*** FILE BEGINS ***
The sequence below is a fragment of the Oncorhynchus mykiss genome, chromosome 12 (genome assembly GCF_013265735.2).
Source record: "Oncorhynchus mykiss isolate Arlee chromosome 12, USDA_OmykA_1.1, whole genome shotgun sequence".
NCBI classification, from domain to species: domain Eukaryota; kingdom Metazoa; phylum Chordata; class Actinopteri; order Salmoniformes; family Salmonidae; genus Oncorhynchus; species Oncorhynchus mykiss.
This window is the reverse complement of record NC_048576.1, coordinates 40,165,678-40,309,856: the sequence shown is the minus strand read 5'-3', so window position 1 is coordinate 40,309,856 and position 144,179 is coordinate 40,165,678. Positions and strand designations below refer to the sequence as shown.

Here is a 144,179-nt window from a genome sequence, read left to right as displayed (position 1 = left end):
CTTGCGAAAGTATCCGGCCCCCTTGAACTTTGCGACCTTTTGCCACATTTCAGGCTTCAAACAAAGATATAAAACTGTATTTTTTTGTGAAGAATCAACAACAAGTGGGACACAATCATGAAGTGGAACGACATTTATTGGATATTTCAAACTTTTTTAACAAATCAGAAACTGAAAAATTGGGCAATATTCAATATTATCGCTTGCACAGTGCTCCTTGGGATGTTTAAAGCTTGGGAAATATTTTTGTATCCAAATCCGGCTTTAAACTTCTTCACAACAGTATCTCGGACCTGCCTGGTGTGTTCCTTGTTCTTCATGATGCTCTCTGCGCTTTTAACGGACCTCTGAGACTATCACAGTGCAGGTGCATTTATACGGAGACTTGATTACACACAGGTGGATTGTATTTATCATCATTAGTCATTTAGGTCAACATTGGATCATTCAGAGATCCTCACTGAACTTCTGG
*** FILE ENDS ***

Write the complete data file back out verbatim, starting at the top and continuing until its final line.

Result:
The sequence below is a fragment of the Oncorhynchus mykiss genome, chromosome 12 (genome assembly GCF_013265735.2).
Source record: "Oncorhynchus mykiss isolate Arlee chromosome 12, USDA_OmykA_1.1, whole genome shotgun sequence".
NCBI classification, from domain to species: domain Eukaryota; kingdom Metazoa; phylum Chordata; class Actinopteri; order Salmoniformes; family Salmonidae; genus Oncorhynchus; species Oncorhynchus mykiss.
This window is the reverse complement of record NC_048576.1, coordinates 40,165,678-40,309,856: the sequence shown is the minus strand read 5'-3', so window position 1 is coordinate 40,309,856 and position 144,179 is coordinate 40,165,678. Positions and strand designations below refer to the sequence as shown.

Here is a 144,179-nt window from a genome sequence, read left to right as displayed (position 1 = left end):
CTTGCGAAAGTATCCGGCCCCCTTGAACTTTGCGACCTTTTGCCACATTTCAGGCTTCAAACAAAGATATAAAACTGTATTTTTTTGTGAAGAATCAACAACAAGTGGGACACAATCATGAAGTGGAACGACATTTATTGGATATTTCAAACTTTTTTAACAAATCAGAAACTGAAAAATTGGGCAATATTCAATATTATCGCTTGCACAGTGCTCCTTGGGATGTTTAAAGCTTGGGAAATATTTTTGTATCCAAATCCGGCTTTAAACTTCTTCACAACAGTATCTCGGACCTGCCTGGTGTGTTCCTTGTTCTTCATGATGCTCTCTGCGCTTTTAACGGACCTCTGAGACTATCACAGTGCAGGTGCATTTATACGGAGACTTGATTACACACAGGTGGATTGTATTTATCATCATTAGTCATTTAGGTCAACATTGGATCATTCAGAGATCCTCACTGAACTTCTGG